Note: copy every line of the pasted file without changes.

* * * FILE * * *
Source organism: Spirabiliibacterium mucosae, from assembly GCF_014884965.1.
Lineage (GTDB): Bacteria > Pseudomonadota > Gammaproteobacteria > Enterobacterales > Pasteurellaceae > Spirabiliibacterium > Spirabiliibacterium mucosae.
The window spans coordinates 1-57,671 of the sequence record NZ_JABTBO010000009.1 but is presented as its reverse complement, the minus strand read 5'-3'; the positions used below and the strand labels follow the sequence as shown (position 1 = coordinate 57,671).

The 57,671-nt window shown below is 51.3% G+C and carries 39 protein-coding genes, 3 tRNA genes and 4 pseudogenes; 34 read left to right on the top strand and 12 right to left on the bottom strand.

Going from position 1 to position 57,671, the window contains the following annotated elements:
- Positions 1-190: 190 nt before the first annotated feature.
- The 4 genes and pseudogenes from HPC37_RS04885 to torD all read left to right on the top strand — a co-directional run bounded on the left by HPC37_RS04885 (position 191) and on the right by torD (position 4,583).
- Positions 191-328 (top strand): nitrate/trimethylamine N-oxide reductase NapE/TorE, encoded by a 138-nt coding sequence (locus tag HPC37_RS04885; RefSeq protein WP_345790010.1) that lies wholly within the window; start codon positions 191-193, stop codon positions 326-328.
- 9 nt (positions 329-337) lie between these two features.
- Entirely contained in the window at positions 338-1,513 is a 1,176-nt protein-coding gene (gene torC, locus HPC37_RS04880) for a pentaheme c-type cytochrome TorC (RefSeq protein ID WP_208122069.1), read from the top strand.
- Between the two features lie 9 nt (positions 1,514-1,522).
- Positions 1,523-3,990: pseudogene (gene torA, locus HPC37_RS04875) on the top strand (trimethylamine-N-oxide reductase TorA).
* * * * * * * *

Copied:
Source organism: Spirabiliibacterium mucosae, from assembly GCF_014884965.1.
Lineage (GTDB): Bacteria > Pseudomonadota > Gammaproteobacteria > Enterobacterales > Pasteurellaceae > Spirabiliibacterium > Spirabiliibacterium mucosae.
The window spans coordinates 1-57,671 of the sequence record NZ_JABTBO010000009.1 but is presented as its reverse complement, the minus strand read 5'-3'; the positions used below and the strand labels follow the sequence as shown (position 1 = coordinate 57,671).

The 57,671-nt window shown below is 51.3% G+C and carries 39 protein-coding genes, 3 tRNA genes and 4 pseudogenes; 34 read left to right on the top strand and 12 right to left on the bottom strand.

Going from position 1 to position 57,671, the window contains the following annotated elements:
- Positions 1-190: 190 nt before the first annotated feature.
- The 4 genes and pseudogenes from HPC37_RS04885 to torD all read left to right on the top strand — a co-directional run bounded on the left by HPC37_RS04885 (position 191) and on the right by torD (position 4,583).
- Positions 191-328 (top strand): nitrate/trimethylamine N-oxide reductase NapE/TorE, encoded by a 138-nt coding sequence (locus tag HPC37_RS04885; RefSeq protein WP_345790010.1) that lies wholly within the window; start codon positions 191-193, stop codon positions 326-328.
- 9 nt (positions 329-337) lie between these two features.
- Entirely contained in the window at positions 338-1,513 is a 1,176-nt protein-coding gene (gene torC, locus HPC37_RS04880) for a pentaheme c-type cytochrome TorC (RefSeq protein ID WP_208122069.1), read from the top strand.
- Between the two features lie 9 nt (positions 1,514-1,522).
- Positions 1,523-3,990: pseudogene (gene torA, locus HPC37_RS04875) on the top strand (trimethylamine-N-oxide reductase TorA).